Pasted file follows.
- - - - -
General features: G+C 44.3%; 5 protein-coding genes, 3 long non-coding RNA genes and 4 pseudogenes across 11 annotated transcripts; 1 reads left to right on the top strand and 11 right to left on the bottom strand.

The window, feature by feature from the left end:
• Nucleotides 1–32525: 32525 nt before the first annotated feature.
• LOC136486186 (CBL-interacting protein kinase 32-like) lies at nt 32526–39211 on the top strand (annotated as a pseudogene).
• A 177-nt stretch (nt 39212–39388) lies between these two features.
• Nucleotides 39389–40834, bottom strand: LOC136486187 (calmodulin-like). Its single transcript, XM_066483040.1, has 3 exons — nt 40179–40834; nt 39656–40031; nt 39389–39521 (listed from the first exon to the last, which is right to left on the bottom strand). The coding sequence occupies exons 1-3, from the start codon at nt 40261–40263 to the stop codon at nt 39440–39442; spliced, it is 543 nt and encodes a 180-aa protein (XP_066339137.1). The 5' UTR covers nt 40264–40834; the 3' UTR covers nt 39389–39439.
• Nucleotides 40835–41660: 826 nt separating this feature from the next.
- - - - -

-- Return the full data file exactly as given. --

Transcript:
General features: G+C 44.3%; 5 protein-coding genes, 3 long non-coding RNA genes and 4 pseudogenes across 11 annotated transcripts; 1 reads left to right on the top strand and 11 right to left on the bottom strand.

The window, feature by feature from the left end:
• Nucleotides 1–32525: 32525 nt before the first annotated feature.
• LOC136486186 (CBL-interacting protein kinase 32-like) lies at nt 32526–39211 on the top strand (annotated as a pseudogene).
• A 177-nt stretch (nt 39212–39388) lies between these two features.
• Nucleotides 39389–40834, bottom strand: LOC136486187 (calmodulin-like). Its single transcript, XM_066483040.1, has 3 exons — nt 40179–40834; nt 39656–40031; nt 39389–39521 (listed from the first exon to the last, which is right to left on the bottom strand). The coding sequence occupies exons 1-3, from the start codon at nt 40261–40263 to the stop codon at nt 39440–39442; spliced, it is 543 nt and encodes a 180-aa protein (XP_066339137.1). The 5' UTR covers nt 40264–40834; the 3' UTR covers nt 39389–39439.
• Nucleotides 40835–41660: 826 nt separating this feature from the next.